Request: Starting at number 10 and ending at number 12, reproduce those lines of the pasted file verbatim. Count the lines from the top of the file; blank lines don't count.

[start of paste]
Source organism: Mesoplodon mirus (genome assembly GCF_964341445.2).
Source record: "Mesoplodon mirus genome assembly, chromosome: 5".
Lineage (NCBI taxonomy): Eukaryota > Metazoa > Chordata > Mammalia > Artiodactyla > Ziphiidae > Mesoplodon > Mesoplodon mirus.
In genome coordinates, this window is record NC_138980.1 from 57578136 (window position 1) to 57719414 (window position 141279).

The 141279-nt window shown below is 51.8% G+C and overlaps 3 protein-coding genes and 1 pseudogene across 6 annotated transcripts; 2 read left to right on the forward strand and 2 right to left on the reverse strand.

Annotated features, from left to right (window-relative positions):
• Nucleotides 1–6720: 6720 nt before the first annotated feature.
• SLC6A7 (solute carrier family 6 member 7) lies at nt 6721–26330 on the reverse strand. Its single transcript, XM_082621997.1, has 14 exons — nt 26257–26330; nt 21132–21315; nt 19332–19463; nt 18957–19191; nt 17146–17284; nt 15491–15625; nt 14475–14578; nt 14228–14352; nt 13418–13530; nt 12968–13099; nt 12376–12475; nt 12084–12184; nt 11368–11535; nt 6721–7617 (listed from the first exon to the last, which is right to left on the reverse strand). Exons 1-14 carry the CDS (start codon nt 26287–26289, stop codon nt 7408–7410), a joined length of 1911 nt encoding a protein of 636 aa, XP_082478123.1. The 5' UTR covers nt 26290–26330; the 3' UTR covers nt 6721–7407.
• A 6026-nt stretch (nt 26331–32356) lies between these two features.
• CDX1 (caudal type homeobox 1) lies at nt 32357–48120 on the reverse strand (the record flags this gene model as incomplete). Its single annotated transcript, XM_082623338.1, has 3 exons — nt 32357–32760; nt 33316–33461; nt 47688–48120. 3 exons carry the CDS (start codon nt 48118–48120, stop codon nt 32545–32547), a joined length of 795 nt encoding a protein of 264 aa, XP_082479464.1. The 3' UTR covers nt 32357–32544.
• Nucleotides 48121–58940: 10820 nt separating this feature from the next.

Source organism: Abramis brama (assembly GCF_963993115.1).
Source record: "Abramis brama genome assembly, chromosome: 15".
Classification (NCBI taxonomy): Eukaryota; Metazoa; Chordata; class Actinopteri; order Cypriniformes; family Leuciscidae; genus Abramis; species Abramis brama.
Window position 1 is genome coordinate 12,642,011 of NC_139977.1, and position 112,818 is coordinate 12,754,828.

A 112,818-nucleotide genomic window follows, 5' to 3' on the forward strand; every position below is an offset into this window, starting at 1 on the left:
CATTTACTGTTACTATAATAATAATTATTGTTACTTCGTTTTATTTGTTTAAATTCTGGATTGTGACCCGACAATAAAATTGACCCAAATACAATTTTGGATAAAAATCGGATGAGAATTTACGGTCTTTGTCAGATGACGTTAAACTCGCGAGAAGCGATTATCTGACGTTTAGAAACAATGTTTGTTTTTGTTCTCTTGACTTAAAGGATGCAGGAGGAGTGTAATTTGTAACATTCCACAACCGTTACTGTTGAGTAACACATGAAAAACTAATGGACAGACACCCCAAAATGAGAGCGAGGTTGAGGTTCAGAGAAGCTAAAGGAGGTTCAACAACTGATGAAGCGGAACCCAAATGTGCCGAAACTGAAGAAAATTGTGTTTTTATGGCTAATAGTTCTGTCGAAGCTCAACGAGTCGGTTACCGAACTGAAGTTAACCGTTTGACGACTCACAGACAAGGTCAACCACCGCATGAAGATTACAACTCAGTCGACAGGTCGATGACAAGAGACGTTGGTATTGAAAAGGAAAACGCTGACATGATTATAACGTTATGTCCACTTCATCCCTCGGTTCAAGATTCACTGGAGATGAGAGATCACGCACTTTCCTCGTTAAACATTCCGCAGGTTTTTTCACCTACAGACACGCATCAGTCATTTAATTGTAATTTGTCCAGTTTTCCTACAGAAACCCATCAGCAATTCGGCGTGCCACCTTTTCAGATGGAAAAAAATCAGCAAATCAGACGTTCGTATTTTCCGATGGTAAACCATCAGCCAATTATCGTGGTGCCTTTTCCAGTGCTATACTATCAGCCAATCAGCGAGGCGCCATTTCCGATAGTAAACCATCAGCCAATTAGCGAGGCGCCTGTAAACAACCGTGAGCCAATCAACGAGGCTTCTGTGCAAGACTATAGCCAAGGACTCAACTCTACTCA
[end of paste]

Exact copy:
• CDX1 (caudal type homeobox 1) lies at nt 32357–48120 on the reverse strand (the record flags this gene model as incomplete). Its single annotated transcript, XM_082623338.1, has 3 exons — nt 32357–32760; nt 33316–33461; nt 47688–48120. 3 exons carry the CDS (start codon nt 48118–48120, stop codon nt 32545–32547), a joined length of 795 nt encoding a protein of 264 aa, XP_082479464.1. The 3' UTR covers nt 32357–32544.
• Nucleotides 48121–58940: 10820 nt separating this feature from the next.

Source organism: Abramis brama (assembly GCF_963993115.1).